Wednesday, November 26, 2008

Not a Freezing Jihad

In March 2007, long before Wrath of the Lich King was even announced, I wrote a parody of the announcement, calling the new expansion "The Freezing Jihad". It was basically a comment on how little The Burning Crusade really added to World of Warcraft, and how easy it would be for Blizzard to make lots of "more of the same" expansions. When WotLK was announced, the feature list looked surprisingly similar to my Freezing Jihad parody: Level cap raised to 80, new icy continent, one new class, one new tradeskill, one new battleground. But after actually playing Wrath of the Lich King for 2 weeks now, I am happy to say that WotLK is not a Freezing Jihad. I'm not saying it is perfect, but it is a huge step up from Burning Crusade, and not just a simple extension of the same principles.

The biggest improvement I've seen up to now, compared to Burning Crusade, is the quality of the quests, especially of quest lines. I just read Keen's report on resubscribing to WoW: Keen hadn't played TBC, now made a Death Knight, and immediately noticed the drop in quality when leaving the (WotLK) Death Knight starting zone to enter the (TBC) Hellfire Peninsula. Don't despair, Keen! Experience points needed to level to level 70 have been halved, and once you leave Outlands and enter Northrend you'll notice the jump back up in quest quality level. Not only are quests in Wrath of the Lich King more varied than in Burning Crusade or the original World of Warcraft, they are also better integrated into great quest chains. There is a lot less of random strangers asking you to kill 10 foozles, and a lot more of quests that have a close connection to the lore. And quest chains are now closer together in level, so no longer will you have your quest journal filled up with half-finished quest lines for which you need some more levels to be able to do the end. Plus there are scenes with important lore NPCs at the end of several quest chains. I already met the Lich King three times, just from doing the quests in Howling Fjord, Grizzly Hills, and Zul'Darak.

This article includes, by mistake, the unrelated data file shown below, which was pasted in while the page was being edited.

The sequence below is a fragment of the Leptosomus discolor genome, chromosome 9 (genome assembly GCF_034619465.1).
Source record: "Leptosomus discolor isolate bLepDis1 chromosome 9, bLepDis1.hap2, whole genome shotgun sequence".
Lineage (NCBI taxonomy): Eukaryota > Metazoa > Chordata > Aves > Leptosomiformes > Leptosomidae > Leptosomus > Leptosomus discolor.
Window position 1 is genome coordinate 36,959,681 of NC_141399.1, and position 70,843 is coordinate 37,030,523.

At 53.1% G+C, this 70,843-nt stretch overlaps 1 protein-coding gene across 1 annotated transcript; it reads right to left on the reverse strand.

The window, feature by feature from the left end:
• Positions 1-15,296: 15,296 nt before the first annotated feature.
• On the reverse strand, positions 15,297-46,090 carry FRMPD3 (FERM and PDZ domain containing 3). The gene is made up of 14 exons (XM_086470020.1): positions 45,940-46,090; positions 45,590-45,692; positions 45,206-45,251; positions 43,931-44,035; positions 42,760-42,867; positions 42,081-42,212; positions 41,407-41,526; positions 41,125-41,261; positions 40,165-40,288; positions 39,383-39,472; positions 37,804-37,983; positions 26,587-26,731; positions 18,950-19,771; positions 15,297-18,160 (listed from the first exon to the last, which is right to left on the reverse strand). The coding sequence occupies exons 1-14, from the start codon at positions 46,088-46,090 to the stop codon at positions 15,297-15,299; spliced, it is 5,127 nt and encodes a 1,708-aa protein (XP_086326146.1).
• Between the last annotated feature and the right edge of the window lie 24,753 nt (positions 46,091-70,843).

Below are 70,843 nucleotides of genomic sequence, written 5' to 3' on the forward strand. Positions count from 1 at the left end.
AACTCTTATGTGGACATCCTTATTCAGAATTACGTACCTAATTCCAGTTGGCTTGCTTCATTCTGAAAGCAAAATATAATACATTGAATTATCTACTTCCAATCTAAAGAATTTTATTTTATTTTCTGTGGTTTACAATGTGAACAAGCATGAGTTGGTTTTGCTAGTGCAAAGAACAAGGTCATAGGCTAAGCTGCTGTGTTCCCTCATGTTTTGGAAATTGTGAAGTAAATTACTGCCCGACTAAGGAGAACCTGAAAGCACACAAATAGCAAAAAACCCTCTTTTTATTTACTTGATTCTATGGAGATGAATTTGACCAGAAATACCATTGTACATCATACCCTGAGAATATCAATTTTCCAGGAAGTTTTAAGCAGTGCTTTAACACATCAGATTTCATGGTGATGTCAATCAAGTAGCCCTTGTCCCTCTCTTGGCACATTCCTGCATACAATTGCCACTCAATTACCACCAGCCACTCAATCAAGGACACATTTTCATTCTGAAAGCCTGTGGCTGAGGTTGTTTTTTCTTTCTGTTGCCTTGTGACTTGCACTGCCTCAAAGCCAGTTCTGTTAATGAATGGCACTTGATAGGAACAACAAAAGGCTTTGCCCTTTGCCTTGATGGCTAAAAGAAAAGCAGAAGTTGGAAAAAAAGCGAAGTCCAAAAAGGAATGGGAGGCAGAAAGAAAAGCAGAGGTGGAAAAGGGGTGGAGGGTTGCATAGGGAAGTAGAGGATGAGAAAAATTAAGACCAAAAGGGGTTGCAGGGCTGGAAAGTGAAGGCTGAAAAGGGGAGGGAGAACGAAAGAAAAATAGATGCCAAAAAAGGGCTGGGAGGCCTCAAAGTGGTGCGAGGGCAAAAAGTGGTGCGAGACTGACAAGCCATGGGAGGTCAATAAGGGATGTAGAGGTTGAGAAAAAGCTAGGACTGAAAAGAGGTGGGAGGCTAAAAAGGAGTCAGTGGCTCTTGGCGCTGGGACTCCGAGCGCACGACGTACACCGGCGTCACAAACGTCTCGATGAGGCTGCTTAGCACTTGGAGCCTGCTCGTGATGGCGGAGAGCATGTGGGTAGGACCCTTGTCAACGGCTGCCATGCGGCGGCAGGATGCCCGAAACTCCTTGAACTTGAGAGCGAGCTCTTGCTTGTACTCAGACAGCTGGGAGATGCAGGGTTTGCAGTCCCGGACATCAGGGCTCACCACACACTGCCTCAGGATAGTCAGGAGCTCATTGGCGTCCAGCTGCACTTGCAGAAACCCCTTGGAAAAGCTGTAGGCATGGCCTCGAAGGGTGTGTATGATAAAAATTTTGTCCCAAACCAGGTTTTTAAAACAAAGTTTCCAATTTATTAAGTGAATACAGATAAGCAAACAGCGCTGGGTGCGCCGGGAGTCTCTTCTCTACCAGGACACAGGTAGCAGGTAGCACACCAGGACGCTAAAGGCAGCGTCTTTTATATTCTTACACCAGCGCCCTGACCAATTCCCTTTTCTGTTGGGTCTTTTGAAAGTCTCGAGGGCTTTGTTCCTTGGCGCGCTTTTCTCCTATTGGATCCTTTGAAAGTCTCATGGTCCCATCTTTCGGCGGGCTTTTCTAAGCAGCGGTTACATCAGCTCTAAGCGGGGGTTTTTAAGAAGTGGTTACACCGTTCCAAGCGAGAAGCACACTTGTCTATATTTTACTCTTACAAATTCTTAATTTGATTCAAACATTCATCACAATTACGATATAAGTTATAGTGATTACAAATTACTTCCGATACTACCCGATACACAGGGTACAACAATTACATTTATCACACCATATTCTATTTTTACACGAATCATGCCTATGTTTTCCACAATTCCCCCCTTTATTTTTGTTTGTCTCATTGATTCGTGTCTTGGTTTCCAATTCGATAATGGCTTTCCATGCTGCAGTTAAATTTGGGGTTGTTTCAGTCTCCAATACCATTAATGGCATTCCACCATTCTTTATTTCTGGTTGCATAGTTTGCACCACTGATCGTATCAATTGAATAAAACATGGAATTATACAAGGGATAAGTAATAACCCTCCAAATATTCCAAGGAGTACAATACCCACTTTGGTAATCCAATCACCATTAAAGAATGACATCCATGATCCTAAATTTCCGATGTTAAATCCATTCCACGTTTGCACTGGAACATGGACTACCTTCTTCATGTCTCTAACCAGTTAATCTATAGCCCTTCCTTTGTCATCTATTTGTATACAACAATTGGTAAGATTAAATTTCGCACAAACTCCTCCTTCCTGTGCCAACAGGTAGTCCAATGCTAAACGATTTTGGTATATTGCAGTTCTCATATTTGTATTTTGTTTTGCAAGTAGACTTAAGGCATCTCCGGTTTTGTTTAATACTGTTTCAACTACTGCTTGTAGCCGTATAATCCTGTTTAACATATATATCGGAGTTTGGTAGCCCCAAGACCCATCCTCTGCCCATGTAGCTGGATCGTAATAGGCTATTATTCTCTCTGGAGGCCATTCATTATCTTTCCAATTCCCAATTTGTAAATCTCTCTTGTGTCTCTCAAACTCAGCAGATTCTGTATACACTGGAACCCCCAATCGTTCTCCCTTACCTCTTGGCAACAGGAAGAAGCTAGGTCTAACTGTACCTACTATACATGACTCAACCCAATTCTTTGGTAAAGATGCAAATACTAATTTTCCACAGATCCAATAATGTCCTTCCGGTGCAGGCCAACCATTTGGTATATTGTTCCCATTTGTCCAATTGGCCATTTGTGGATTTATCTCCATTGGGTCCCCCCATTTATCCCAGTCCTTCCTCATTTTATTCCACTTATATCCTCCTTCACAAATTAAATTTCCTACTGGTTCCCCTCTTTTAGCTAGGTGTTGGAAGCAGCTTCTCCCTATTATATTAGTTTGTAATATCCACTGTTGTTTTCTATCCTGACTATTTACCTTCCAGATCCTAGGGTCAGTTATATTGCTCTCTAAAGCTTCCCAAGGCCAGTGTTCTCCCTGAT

In Wrath of the Lich King you even gain the power to change the world. That is hard to believe, and of course there is a trick behind it: Phasing. You and the player standing next to you will not necessarily see the same thing before them. For example in Conquest Hold in Grizzly Hills there is a series of quests which ultimately lead to a "regime change" in that place. And depending on whether you did that quest series or not, you will see a different chieftain in the palace. So at least *for you*, the world changes when you take part in a story. Great stuff, and very convincingly done. Different players just might see different phases of the same place.

Wrath of the Lich King also offers a lot more replayability than the Burning Crusade. At least to level 75 you can get by 2 completely different ways, via Howling Fjord and Grizzly Hills, or via Borean Tundra and Dragonblight. I hope I can get from level 75, where I am right now, to 80 in 2 completely different ways too (e.g. Zul'Darak and Storm Peaks vs. Sholazar Basin and Icecrown), but I'm not completely sure of that yet. In any case leveling is relatively fast: I ran CensusPlus and found that there are already more level 80 players than players at any other given level. That still means the majority of players is distributed between 70 and 79, but I guess even I will be 80 before Christmas.